Hospital admissions cost more
Report finds the $30,000 average cost in Grand Rapids is about $3,000 greater than Detroit.
Hospital admission costs in Grand Rapids are continuing to climb and still are higher than in neighboring areas.
Total hospital expenses per admission climbed about $2,000 to nearly $30,000 in 2016, according to the latest Health Check report by Grand Valley State University and Tulane University, which analyzes data from Blue Cross Blue Shield of Michigan, Blue Care Network and Priority Health to compare health trends in West Michigan to others nationally.
The $30,000 cost is about $3,000 greater than in Detroit and about $2,000 greater when compared nationally. On the other hand, Medicare expenditures in Grand Rapids are lower than the national average.
This represents a steady increase from about $19,700 in 2005.
The report said the rising expenditures could be explained by at least two factors: increasing reliance on advanced technology and changes in the overall illness severity of hospitalized patients.
Matt Cox, senior vice president and CFO of Spectrum Health, said the Grand Rapids-based health system has had an increased case mix index over the years, which typically means the system is treating sicker patients, which translates to increased costs.
“I think it is easy to correlate this to the fact that more of the less complex services are now outpatient procedures, leaving sicker patients in the hospital,” Cox said. “I would also say that over this period, Spectrum Health has really moved from a tertiary center to a quaternary center. We are offering many more high-end services that were never offered (in West Michigan) before.”
Due in part to changes in the payment incentives for inpatient care, certain types of care have migrated to outpatient settings, the report said.
When it comes to newer and more advanced health care technologies, investment tends to increase rather than reduce costs, the report noted, but it may be worthwhile if outcomes are improved.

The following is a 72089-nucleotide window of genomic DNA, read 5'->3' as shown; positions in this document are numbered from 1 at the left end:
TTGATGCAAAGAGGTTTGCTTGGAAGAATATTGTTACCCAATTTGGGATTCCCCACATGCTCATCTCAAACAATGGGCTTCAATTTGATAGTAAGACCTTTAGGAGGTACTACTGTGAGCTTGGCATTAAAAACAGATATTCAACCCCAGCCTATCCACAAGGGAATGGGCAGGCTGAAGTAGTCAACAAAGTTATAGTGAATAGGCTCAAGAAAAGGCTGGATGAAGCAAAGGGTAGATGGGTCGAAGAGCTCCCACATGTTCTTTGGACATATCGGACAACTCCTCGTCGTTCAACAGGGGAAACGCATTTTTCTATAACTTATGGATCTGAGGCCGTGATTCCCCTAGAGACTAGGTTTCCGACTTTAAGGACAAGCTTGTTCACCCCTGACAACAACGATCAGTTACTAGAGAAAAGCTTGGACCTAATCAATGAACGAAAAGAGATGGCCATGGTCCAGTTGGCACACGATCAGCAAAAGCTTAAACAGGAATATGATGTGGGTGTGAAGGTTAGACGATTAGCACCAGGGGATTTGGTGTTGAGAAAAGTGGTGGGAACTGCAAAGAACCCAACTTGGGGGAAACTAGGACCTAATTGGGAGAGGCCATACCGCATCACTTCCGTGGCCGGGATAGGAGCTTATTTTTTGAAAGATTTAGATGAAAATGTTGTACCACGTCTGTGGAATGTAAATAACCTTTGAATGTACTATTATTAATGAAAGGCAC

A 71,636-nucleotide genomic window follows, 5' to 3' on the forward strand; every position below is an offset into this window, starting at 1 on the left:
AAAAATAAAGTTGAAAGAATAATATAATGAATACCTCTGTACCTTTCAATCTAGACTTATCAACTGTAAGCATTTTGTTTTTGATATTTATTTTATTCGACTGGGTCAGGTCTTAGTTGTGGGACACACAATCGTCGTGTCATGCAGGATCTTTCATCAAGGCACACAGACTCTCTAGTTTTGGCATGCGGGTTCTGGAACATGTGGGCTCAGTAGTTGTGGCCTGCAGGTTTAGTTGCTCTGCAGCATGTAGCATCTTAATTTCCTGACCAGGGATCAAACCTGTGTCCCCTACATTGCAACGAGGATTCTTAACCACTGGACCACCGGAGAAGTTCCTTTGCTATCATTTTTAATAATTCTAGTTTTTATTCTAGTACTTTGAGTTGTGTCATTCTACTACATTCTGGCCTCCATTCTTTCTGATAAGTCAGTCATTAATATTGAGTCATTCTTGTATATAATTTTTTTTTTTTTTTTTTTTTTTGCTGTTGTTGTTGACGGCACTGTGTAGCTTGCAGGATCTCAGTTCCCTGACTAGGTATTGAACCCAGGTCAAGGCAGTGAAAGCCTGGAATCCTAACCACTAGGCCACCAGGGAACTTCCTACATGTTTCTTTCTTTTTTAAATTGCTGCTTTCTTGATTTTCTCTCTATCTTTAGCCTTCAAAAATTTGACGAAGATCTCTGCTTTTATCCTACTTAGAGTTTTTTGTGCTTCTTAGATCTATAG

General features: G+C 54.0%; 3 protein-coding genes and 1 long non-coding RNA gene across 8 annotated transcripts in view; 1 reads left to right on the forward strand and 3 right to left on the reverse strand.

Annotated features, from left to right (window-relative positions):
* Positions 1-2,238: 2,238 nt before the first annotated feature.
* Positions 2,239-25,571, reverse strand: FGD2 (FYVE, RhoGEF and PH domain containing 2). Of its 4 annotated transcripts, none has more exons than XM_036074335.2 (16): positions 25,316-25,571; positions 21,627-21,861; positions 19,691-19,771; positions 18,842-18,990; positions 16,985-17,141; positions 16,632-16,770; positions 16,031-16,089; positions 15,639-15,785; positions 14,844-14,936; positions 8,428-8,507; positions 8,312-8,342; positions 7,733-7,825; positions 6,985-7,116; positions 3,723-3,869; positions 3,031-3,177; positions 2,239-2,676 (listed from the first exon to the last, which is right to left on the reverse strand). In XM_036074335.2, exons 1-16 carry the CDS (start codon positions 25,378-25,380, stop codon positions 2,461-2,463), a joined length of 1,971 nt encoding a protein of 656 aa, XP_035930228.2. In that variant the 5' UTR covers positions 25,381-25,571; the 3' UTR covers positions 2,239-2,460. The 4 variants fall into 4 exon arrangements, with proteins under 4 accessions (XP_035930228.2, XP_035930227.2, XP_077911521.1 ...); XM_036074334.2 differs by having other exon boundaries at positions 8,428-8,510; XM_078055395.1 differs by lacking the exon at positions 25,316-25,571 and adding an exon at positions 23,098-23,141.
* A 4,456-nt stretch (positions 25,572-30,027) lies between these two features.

The cost of treating coronary artery disease in West Michigan showed a significant 13 percent decrease, dropping from $29,206 in 2016 to $25,329 in 2017, an outlier compared to other disease treatment costs.
“To interpret these findings, one must first accept that health care is extraordinarily complex,” said Dr. Matthew Biersack, chief medical officer of Mercy Health Saint Mary's. “Costs, even for a specific illness like coronary artery disease, are dependent on new and emerging drug treatments, changing practice guidelines, new technologies and shifting landscapes where care is delivered.”
The report said more work is needed to determine the reasons for high hospital costs in Grand Rapids and whether the growth can be addressed without negatively impacting patient health.
Though more people have access to health care, which the report attributes to the Affordable Care Act, about 10.5 percent of people in West Michigan reported cost as the barrier to accessing health care in 2016, a decrease from about 13.5 percent from the previous year.
Sebastian Linde, of Grand Valley State University’s Seidman College of Business, who worked on the report, said more people accessing health care translates to increased long-term savings because people are able to catch ailments early. Without coverage, people may skip annual checkups but then have to pay more when an ailment is discovered later.
The report also showed increased hospital-based personnel but a decrease of average individual payroll, from about $73,000 to about $70,000, perhaps because of increased demand for positions such as nurses and physician assistants.
Linde said, for the most part, growth in West Michigan health care jobs has outpaced that in other regions, as well as other industries in West Michigan.
“We have enough graduates coming out of medical programs to fill the demand,” Linde said. “There might even be a few more than we actually needed at this time.”
But he said he suspects that will change soon as health care offerings expand in West Michigan.